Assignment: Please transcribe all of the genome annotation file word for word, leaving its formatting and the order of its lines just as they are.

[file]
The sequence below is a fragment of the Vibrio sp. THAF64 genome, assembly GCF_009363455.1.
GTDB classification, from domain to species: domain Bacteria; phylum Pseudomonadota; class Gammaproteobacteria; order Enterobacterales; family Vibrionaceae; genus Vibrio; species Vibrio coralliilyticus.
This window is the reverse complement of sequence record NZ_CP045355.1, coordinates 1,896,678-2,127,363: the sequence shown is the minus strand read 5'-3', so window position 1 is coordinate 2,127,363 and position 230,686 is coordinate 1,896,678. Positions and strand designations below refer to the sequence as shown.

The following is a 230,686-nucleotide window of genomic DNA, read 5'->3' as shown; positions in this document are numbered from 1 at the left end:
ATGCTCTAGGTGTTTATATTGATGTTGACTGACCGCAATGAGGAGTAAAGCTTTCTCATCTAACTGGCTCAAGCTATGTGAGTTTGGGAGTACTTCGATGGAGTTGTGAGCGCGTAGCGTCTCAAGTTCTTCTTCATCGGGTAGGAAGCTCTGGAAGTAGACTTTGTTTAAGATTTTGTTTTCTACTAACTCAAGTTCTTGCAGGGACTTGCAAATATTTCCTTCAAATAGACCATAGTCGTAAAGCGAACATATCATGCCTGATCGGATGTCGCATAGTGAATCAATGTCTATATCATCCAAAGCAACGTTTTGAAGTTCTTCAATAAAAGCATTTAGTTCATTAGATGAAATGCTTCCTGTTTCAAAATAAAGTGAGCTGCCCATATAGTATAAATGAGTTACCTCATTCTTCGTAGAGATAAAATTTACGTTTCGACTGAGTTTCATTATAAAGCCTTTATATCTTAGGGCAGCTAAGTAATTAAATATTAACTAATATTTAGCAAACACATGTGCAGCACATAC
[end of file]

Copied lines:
The sequence below is a fragment of the Vibrio sp. THAF64 genome, assembly GCF_009363455.1.
GTDB classification, from domain to species: domain Bacteria; phylum Pseudomonadota; class Gammaproteobacteria; order Enterobacterales; family Vibrionaceae; genus Vibrio; species Vibrio coralliilyticus.
This window is the reverse complement of sequence record NZ_CP045355.1, coordinates 1,896,678-2,127,363: the sequence shown is the minus strand read 5'-3', so window position 1 is coordinate 2,127,363 and position 230,686 is coordinate 1,896,678. Positions and strand designations below refer to the sequence as shown.

The following is a 230,686-nucleotide window of genomic DNA, read 5'->3' as shown; positions in this document are numbered from 1 at the left end:
ATGCTCTAGGTGTTTATATTGATGTTGACTGACCGCAATGAGGAGTAAAGCTTTCTCATCTAACTGGCTCAAGCTATGTGAGTTTGGGAGTACTTCGATGGAGTTGTGAGCGCGTAGCGTCTCAAGTTCTTCTTCATCGGGTAGGAAGCTCTGGAAGTAGACTTTGTTTAAGATTTTGTTTTCTACTAACTCAAGTTCTTGCAGGGACTTGCAAATATTTCCTTCAAATAGACCATAGTCGTAAAGCGAACATATCATGCCTGATCGGATGTCGCATAGTGAATCAATGTCTATATCATCCAAAGCAACGTTTTGAAGTTCTTCAATAAAAGCATTTAGTTCATTAGATGAAATGCTTCCTGTTTCAAAATAAAGTGAGCTGCCCATATAGTATAAATGAGTTACCTCATTCTTCGTAGAGATAAAATTTACGTTTCGACTGAGTTTCATTATAAAGCCTTTATATCTTAGGGCAGCTAAGTAATTAAATATTAACTAATATTTAGCAAACACATGTGCAGCACATAC